Minimizing Expectations and Playing the Game

“This is important. Every bass you find on the bed is different. One of the biggest keys is to be able to see the fish and how it’s moving, what it’s doing and to tell if the fish is catchable or not. Some fish are easy to catch and some bed fish are very difficult to catch. If you keep hunting for those easy-to-catch ones, you can normally find enough to have a productive day and catch some good, quality fish. You’re looking for ones that are easy to catch. If it’s a giant, I’ve worked fish up to an hour before I got them to bite. If it’s a big fish and if you’ve got an hour to spend, that’s not a bad idea. The key is if the fish leaves and doesn’t come back for maybe three to five minutes, it doesn’t care that you’re there. If it leaves and comes (right) back, then you know have a catchable fish. Pay attention to the signs. If they start looking up at the bait, and once they start turning up, all it takes is a little pop. Understanding the mood of the fish is important. It can be frustrating at times.”

 

Any more tips on spawning bass? Feel free to comment. Next week, we’ll look at how to catch spawning bass on fly.

How to Fish for Winter Bass

Largemouth bass are known as a warm-water species, but this is not to say you should pass on winter fishing. TFO Ambassador and two-time junior world bassmaster champion Joey Nania provides six tips to make your time on the water more productive during those chilly stretches.

Expand Your Strategy by Going Deep

“I would say one of the biggest mistakes people make is not being versatile in the winter. On any given day of fishing, whether it’s winter, spring or summer or fall, there are a lot of fish that are shallow and there are a lot of fish that are deep. Deep-water winter fishing is one of the more forgotten techniques. What a lot of guys do is fish a crankbait and a jerk bait, and those are two techniques that always I have ready to go in the winter time, and the little SR 7 shad rapper, crawdad color, is a great crankbait. Also (I use) a jerk bait. A jerk bait is a great way to catch them shallow. In the winter time, I always give those shallow fish a chance.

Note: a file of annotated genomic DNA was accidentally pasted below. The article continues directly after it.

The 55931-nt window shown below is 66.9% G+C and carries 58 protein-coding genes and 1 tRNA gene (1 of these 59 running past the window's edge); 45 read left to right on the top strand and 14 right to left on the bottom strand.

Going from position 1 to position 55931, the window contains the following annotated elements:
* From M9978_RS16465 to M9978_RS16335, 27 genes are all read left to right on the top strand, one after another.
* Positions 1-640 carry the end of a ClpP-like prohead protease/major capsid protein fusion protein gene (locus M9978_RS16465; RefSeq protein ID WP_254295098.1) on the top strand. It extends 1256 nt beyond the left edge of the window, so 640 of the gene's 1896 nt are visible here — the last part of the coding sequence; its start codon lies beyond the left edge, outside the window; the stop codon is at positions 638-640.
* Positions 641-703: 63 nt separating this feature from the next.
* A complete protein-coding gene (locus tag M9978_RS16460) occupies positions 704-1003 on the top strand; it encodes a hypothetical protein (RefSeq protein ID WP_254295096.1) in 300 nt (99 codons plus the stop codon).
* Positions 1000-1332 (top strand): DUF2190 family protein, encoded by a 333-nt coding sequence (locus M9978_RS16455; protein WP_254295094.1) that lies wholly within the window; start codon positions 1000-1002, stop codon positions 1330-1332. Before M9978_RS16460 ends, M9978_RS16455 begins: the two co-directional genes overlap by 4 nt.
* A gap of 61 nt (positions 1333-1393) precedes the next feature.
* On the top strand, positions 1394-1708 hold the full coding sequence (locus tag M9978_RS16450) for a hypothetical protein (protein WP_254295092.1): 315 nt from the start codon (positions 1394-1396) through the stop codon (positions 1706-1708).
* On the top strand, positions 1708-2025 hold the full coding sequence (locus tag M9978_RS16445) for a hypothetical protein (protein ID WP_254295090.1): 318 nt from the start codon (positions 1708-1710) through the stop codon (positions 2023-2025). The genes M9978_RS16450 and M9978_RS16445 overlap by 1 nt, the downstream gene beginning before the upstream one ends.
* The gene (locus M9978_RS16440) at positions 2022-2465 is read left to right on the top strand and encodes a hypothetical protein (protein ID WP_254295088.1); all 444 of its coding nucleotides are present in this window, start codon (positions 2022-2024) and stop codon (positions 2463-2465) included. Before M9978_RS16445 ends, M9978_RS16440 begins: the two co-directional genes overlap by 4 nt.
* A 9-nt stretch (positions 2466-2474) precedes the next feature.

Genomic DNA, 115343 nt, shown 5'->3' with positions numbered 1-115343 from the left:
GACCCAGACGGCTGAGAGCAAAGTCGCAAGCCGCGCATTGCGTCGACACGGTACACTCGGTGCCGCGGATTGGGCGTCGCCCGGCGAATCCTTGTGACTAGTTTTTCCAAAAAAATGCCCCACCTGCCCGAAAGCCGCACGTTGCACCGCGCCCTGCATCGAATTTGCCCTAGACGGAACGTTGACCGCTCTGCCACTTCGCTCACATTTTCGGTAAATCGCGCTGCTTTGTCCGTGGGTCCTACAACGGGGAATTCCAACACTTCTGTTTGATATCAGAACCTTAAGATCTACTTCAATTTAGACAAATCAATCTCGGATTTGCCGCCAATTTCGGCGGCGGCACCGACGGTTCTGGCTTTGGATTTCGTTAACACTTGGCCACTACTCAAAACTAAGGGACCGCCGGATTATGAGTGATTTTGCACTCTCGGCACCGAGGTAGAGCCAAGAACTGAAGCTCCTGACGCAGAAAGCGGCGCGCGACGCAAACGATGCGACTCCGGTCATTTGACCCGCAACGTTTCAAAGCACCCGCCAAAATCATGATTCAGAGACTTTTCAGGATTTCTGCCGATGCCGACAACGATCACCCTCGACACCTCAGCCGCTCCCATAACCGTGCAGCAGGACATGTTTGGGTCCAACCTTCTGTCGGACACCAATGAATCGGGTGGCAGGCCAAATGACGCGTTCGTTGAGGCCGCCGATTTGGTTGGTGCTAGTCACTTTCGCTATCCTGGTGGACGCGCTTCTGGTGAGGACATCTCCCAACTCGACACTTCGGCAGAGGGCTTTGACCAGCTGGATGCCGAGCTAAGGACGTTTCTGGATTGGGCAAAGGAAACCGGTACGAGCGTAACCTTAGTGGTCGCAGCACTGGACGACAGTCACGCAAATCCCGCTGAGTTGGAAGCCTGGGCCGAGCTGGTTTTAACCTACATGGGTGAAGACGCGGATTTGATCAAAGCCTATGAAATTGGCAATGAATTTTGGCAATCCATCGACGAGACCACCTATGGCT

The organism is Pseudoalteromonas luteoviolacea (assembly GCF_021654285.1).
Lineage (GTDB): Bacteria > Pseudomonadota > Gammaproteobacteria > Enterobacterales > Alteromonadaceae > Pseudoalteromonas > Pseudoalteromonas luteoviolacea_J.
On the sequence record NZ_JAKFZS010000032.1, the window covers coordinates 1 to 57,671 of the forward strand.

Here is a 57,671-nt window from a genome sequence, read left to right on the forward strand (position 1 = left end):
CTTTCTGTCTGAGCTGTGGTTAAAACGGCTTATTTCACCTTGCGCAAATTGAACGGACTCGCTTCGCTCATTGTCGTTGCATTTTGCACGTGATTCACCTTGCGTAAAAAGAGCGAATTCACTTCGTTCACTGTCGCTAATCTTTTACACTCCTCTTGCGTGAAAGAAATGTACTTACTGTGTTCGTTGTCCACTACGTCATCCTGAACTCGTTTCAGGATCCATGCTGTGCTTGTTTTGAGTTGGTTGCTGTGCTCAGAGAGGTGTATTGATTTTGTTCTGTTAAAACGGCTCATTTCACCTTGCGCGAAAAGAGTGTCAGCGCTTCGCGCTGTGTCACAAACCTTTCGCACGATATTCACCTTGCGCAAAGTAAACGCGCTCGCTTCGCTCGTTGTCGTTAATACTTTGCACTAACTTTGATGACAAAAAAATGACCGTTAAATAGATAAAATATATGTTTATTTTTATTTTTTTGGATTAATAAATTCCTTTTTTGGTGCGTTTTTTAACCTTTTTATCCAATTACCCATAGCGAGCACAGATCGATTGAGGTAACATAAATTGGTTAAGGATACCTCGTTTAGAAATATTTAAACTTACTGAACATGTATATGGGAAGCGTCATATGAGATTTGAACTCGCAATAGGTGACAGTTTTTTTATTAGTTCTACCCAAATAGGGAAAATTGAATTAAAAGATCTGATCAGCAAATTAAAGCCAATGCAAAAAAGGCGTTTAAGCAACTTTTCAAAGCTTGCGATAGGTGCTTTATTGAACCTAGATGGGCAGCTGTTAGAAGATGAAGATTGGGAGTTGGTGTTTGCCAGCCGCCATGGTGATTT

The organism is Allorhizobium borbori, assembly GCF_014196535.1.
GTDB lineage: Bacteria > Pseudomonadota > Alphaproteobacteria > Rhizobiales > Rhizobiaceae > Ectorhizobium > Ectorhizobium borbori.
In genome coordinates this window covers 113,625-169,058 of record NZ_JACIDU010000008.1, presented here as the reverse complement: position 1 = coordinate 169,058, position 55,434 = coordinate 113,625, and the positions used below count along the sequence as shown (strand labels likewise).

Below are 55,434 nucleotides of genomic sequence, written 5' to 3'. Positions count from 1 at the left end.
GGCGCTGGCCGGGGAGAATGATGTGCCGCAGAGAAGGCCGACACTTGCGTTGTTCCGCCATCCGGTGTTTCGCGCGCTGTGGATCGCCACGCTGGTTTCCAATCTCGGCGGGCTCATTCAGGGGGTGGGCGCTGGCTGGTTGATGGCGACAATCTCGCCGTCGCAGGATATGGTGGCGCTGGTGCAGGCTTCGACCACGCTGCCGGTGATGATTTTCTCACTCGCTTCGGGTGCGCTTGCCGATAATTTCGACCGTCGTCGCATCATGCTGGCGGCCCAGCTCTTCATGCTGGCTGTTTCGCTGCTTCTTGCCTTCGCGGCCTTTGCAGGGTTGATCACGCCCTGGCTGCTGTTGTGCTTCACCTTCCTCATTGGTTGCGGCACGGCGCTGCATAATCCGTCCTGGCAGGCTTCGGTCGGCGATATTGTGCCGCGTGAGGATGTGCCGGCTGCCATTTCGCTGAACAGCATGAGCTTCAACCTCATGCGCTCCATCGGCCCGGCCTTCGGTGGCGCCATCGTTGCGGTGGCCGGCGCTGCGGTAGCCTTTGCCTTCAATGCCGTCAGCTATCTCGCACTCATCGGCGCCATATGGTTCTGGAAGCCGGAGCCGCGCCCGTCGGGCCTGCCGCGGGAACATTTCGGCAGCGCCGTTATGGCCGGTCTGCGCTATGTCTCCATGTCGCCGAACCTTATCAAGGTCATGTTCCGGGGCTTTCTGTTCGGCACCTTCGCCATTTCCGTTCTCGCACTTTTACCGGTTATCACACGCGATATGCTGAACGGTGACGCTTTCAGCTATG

But a lot of times with your numbers, a lot of times where your bass are living is out deep. Learning how to fish deep is important for fishing success throughout the year, because shallow fish do not bite every day. No doubt about it. You can catch them up shallow, but normally you’re not going to catch a ton of fish. You’re not going to get a consistent bite or numbers. The majority of the population is deep.”

Lures to Use and Where to Fish for Bass

“For deep fishing, there’s a couple different baits I like to use. One of the main ones is a 6th Sense Divine Underspin, with a fluke-style bait on the back of it. That’s good to be slow rolled on the bottom for deep schools, and then my second favorite is the bass Underspin and Nedmiki rig. The Nedmiki is (for) a vertical technique.”

Structure. Structure. Structure.